Spotting a line of exposed coal seams, we settled down for lunch. Despite the fantastic views, it was too cold to linger for long and soon we were on our way. Far below us was Nantymoel, a former mining village which saw its last mine (the Wyndham) close in September 1983, just six months before the National Miners Strike.
At this height, the views extended for miles and we could see the high peaks of Pen y Fan and Corn Du in the distant Brecon Beacons and even Hay Bluff at the northern tip of the Black Mountains. Below us, the A4061 road weaved its way through Nantymoel before snaking up the mountain to reach Bwlch-y-Clawdd then dipping down into the Rhondda Fawr, the larger of the two valleys which comprise the Rhondda. We gazed down at Cwmparc in a side valley and beyond it to Treorchy, home to the famed Treorchy Male Voice Choir.
All the climbing meant our average pace had been abysmal. The road was relatively quiet up here on the ridge, so we decided to opt for half an hour of easy walking. With the recent publicity about plastic bottles and the long-term damage they do to the environment, I was dismayed to see so many strewn along the road’s grass ridge. It’s impossible to understand what’s going on in the heads of car drivers/passengers whose response to finding themselves in an unspoilt natural landscape is to toss a plastic bottle out of the window. I suspect very little.
Too soon it was time to join a rutted track which delivered us back onto the open mountain and Mynydd Llangeinwyr, the highest mountain in Bridgend county borough. We’d been relatively sheltered on the road, but now the wind buffeted us from all directions. I was surprised to spot Nantymoel below once more until Harri explained that we’d done a big U-turn while walking along the road and were now following the ridge on the opposite side of the Ogmore Valley. From up here, the villages looked like toy towns, their terraces like rows of dolls’ houses.
A red kite hovered above us as we wandered along various peaty paths which frequently deteriorated into bogs. These wide ridges can quickly become monotonous for hikers; there are few landmarks and the valleys below are mostly out of sight. One point of interest was the raised dyke which meandered across the high moor. Apparently these raised banks, some of which were built at the same time as Offa’s Dyke farther east, i.e. around 790 AD, mark a prehistoric route along the ridgeway between the valleys.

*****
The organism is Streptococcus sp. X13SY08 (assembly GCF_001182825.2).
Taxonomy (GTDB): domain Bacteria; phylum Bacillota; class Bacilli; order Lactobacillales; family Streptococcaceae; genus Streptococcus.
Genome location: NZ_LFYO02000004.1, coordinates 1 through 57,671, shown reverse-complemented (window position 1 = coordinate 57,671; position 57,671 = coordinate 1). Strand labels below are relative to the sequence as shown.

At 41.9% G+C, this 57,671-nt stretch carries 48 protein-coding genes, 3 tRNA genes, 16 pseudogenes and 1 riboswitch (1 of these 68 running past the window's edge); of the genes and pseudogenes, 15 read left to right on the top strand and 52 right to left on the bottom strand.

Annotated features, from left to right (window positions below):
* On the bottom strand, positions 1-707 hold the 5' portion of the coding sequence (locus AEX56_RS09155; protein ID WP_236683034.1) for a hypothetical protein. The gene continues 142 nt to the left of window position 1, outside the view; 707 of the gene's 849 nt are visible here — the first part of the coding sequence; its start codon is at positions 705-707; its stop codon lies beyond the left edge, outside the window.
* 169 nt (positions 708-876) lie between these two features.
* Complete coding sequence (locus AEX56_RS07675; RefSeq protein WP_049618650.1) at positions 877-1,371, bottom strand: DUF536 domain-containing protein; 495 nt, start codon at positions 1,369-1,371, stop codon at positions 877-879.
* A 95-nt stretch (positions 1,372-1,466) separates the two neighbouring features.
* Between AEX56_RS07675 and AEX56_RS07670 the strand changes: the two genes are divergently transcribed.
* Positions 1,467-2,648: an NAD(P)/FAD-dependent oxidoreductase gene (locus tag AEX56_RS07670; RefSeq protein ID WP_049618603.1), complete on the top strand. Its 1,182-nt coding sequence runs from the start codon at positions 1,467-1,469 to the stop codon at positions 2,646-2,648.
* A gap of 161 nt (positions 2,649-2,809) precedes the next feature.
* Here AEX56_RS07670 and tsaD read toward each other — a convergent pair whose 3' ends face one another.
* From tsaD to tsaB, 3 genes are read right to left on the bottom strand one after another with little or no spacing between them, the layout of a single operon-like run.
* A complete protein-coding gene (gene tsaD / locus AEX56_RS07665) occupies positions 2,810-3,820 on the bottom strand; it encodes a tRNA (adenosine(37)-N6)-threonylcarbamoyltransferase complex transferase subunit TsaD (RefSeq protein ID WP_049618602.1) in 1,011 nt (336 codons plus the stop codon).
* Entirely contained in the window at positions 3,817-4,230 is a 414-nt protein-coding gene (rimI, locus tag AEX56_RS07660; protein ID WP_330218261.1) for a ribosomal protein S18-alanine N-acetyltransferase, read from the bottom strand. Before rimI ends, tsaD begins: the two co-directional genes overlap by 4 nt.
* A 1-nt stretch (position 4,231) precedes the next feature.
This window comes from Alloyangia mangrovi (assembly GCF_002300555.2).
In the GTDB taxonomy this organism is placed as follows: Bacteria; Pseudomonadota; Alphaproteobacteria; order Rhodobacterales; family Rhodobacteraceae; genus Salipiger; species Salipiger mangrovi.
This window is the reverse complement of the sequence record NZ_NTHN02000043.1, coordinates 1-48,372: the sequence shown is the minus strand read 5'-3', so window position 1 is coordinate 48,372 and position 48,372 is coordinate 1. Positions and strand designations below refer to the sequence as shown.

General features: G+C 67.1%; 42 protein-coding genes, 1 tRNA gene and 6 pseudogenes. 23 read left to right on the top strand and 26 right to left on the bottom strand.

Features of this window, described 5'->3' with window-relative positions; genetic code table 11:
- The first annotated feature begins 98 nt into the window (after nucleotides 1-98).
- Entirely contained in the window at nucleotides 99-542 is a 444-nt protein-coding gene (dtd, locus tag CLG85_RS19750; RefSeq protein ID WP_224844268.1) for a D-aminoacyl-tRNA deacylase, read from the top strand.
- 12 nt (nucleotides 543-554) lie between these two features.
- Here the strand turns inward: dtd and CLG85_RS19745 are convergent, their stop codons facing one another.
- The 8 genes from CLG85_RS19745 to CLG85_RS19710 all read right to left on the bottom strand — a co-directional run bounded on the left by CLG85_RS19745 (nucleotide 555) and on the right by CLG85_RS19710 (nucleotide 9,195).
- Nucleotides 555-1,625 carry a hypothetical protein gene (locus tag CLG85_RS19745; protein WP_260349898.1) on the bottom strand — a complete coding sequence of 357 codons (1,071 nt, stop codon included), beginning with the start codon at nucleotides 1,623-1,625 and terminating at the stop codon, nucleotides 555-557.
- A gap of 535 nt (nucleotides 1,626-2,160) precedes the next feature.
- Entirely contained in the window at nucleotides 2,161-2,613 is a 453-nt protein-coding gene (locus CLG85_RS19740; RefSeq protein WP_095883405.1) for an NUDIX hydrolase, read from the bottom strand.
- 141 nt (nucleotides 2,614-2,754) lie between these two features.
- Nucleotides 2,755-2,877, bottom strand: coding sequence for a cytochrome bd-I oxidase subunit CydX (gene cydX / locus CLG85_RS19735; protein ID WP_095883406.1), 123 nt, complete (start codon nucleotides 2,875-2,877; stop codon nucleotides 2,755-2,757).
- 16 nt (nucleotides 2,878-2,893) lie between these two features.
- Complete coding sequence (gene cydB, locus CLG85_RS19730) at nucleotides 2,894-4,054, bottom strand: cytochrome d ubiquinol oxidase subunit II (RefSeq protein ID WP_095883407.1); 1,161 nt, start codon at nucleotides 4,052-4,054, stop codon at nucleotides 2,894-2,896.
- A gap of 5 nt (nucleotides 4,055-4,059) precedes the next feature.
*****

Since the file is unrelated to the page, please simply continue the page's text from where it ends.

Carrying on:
Unfortunately, we weren’t the only ones enjoying a mid-week jaunt, for we’d barely got going when we heard the familiar sound of off-road motorbikes. We see many of these unlicensed bikes on our hikes, including on our local mountain Mynydd Machen. There is no right to drive across common land unless you are accessing your own property, but it doesn’t seem to stop these kids churning up the footpaths, terrifying the wildlife and ruining everyone else’s enjoyment of the countryside. This particular trio couldn’t even be bothered to steer their bikes off the wide footpath as we approached, but just sat there revving and sending mud flying everywhere.
The last section of mountain walking felt endless, and though our general trajectory was downhill there were still plenty of what Harri likes to refer to as ‘rises’ and I more accurately call hills. We briefly got excited when Harri spotted Gower peninsular in the distance, but I was mostly too weary to do anything other than trudge along behind him taking the occasional photograph of sheep.
Harri had mentioned that we’d be passing the Llangeinor Arms towards the end of our circular route, but knowing Wales as we do, we hadn’t really expected to find a pub open for business at 6pm. We weren’t wrong … though the beer garden and views looked lovely, the pub’s doors were firmly closed. There were just a few fields to cross before we joined a grassy (and muddy) path alongside the Afon Garw and finally we were back in Bryngarw Country Park.
If you want to know more about the Bridgend area, I stumbled upon this interesting website called Bridgend Bites
Harri has uploaded our 29.81 km (18.5 mile) route onto Viewranger. Just click here for a downloadable map.